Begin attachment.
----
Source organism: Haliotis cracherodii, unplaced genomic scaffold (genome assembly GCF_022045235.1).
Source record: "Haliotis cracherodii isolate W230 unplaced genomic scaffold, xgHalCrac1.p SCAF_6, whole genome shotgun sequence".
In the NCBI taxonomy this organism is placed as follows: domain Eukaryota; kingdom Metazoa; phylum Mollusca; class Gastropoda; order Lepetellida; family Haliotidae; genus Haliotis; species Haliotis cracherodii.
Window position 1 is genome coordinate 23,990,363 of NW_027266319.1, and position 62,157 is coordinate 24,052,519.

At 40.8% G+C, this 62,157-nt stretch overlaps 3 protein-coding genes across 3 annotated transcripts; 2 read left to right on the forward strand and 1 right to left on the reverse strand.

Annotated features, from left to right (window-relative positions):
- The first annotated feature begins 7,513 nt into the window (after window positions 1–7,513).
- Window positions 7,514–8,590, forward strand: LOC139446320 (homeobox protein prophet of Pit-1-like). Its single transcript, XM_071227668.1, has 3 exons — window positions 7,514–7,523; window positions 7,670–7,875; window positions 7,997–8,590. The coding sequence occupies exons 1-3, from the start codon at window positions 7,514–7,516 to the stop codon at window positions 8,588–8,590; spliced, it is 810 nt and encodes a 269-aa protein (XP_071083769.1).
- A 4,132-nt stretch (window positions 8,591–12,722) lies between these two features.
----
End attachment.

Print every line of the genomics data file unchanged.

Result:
Source organism: Haliotis cracherodii, unplaced genomic scaffold (genome assembly GCF_022045235.1).
Source record: "Haliotis cracherodii isolate W230 unplaced genomic scaffold, xgHalCrac1.p SCAF_6, whole genome shotgun sequence".
In the NCBI taxonomy this organism is placed as follows: domain Eukaryota; kingdom Metazoa; phylum Mollusca; class Gastropoda; order Lepetellida; family Haliotidae; genus Haliotis; species Haliotis cracherodii.
Window position 1 is genome coordinate 23,990,363 of NW_027266319.1, and position 62,157 is coordinate 24,052,519.

At 40.8% G+C, this 62,157-nt stretch overlaps 3 protein-coding genes across 3 annotated transcripts; 2 read left to right on the forward strand and 1 right to left on the reverse strand.

Annotated features, from left to right (window-relative positions):
- The first annotated feature begins 7,513 nt into the window (after window positions 1–7,513).
- Window positions 7,514–8,590, forward strand: LOC139446320 (homeobox protein prophet of Pit-1-like). Its single transcript, XM_071227668.1, has 3 exons — window positions 7,514–7,523; window positions 7,670–7,875; window positions 7,997–8,590. The coding sequence occupies exons 1-3, from the start codon at window positions 7,514–7,516 to the stop codon at window positions 8,588–8,590; spliced, it is 810 nt and encodes a 269-aa protein (XP_071083769.1).
- A 4,132-nt stretch (window positions 8,591–12,722) lies between these two features.